The second step in managing patients with CHF is using evidence-based treatment options. Beta-blockers have proven to be effective at increasing left ventricular function; however, the majority of patients are not receiving adequate dosages of the medication. According to Driscoll et al
Disease-specific Data Heart failure (HF) is a debilitating chronic illness that affects a considerable portion of the elderly population. This disease is complicated by its intermittent episodes of decompensation and progressive cardiovascular deterioration both of which have a tremendous impact on a person’s quality of life. Greatly influenced by medication and treatment non-compliance,
DISCUSSION Heart failure, also known as cardiac failure is a terminal stage of heart disease. The mortality rate in patient with heart failure has progressively increasing year by year (5). In Malaysia, the major cause of admission to hospital is mainly due to heart failure with prevalence of 6-10% of
Heart Failure Christy Harding Western Governors University C155- Pathopharmacological Foundations for Advance Nursing Practice Heart failure affects nearly 6 million Americans. It is the leading cause of hospitalization in people older than 65. Roughly 550,000 people are diagnosed with heart failure each year (Emory Healthcare, 2014). Heart failure is a pathologic state where the heart cannot pump enough blood to meet the demand of the body’s metabolic needs or when the ventricle’s ability to fill is impaired. It is not a disease, but rather a complex clinical syndrome. The symptoms of heart failure come from pulmonary vascular congestion and inadequate perfusion of the systemic circulation. Individuals experience orthopnea,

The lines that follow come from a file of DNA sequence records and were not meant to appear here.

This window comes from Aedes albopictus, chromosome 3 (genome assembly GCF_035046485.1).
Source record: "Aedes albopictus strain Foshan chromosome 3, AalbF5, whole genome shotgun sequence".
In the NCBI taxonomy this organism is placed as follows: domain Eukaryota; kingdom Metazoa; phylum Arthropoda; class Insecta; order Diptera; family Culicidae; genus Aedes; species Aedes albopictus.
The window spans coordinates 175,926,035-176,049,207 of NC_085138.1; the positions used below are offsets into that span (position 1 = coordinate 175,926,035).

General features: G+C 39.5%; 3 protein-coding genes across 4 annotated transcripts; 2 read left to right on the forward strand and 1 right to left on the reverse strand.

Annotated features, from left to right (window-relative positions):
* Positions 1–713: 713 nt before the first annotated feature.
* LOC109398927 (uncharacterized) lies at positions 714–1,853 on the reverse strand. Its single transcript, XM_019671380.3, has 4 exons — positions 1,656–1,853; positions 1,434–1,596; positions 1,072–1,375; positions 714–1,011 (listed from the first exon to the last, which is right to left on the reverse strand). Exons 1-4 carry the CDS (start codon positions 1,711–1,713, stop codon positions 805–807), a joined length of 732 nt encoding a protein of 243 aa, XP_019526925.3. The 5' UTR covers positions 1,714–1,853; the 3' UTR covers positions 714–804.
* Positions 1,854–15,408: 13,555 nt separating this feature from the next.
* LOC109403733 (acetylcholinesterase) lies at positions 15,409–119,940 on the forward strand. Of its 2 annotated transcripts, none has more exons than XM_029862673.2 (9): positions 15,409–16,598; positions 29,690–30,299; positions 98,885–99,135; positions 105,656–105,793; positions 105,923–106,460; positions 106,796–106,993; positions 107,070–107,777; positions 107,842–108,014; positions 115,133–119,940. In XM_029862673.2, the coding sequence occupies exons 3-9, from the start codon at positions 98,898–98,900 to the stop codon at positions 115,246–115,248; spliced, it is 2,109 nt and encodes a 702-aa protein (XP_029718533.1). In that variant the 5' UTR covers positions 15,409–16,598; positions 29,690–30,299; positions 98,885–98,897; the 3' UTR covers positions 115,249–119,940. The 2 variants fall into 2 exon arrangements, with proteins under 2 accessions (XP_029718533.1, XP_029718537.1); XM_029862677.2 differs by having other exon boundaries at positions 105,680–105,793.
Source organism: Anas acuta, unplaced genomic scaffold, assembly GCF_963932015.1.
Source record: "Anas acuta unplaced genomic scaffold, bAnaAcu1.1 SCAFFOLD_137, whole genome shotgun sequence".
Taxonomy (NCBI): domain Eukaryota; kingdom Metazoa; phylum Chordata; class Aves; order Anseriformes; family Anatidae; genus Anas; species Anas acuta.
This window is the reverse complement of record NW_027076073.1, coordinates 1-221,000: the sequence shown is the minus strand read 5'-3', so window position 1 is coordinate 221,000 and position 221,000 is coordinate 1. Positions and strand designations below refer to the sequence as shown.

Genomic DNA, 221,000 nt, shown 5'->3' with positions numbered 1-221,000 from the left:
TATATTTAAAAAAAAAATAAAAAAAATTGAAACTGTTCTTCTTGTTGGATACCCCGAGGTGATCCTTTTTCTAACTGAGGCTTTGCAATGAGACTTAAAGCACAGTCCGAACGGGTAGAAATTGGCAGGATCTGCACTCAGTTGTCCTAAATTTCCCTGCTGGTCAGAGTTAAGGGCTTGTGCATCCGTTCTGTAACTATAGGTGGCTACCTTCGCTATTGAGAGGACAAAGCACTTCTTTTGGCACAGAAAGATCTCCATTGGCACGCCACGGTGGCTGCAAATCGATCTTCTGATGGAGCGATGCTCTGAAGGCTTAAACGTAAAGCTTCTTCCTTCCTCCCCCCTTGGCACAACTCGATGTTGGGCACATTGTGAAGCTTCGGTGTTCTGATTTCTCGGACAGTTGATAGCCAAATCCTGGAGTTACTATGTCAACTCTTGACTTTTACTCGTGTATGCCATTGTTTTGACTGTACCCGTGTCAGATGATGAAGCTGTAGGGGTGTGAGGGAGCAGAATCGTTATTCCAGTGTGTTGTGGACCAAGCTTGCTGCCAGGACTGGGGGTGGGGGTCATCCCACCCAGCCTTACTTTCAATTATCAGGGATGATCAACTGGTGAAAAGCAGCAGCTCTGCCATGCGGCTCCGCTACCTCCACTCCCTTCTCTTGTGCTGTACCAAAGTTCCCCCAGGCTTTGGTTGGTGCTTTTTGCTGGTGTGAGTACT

Therapeutic measures for a patient with congestive heart failure would be daily weights, dietary sodium restrictions, positioning in high or semi-Fowler’s position, frequent vital signs, oxygen by cannula or mask, medical devices: pacemakers, internal cardiac defibrillator, biventricular cardiac pacemaker, ventricular assist device, medications: digoxin, diuretics, inotropes, nesiritide, beta blockers, surgery: heart valve repair or replacement, coronary
Symptoms of congestive heart failure consist of fatigue, dependent edema, fluid build-up in the lungs, increase in urination because of the extra fluid, nausea, vomiting, abdominal pain, and decreased appetite (Fundukian, 2011). Diagnosis of CHF is done first by physical examination, such as heart rate, and heart sounds or murmurs. If a physician believes more tests are needed, common ones include an electrocardiogram or chest x-ray to detect previous heart attacks, arrhythmia, or heart enlargement, and echocardiogram using ultrasound to image the heart muscle, valves, and blood flow patterns. The physician may also want to do a heart catheterization, to allow the arteries of the heart to be visualized using angiography. Upon getting a diagnosis of CHF, the physician will usually start with asking the patient to change things in their diet, such going to a low sodium diet. They may also want to prescribe medications. Types of medications could include angiotensin converting enzyme (ACE) inhibitors, which block formation of angiotensin II hormone, angiotensin receptor blockers (ARB) to block the action of angiotensin II at the receptor site, and diuretics, just to name a few (Fundukian, 2011).
Patients who have congestive heart failure and do not respond to diuretics may benefit from a combination of several types of diuretic medication, each with a different system of action. Another medication for someone that has congestive heart failure can take Beta-blockers. Side effects include fatigue, cold hands, headache, upset stomach, constipation, diarrhea, dizziness, and shortness of breath. Data reported from 17 studies, researchers came to the conclusion that the risk of death from all causes was 31 percent lower in patients with heart failure who were treated with beta-blockers than in those not receiving such medications. Aldosterone blockers is a form of medication one may take to help slow down the rate of congestive heart failure.This medication can sometimes affect kidney function and can also increase potassium levels. Aldosterone blockers are prescribed to individuals who develop heart failure after a heart attack. Studies show that these medications can reduce the risk of hospitalization and death from cardiovascular disease. The last form of medication is BiDil (isosorbide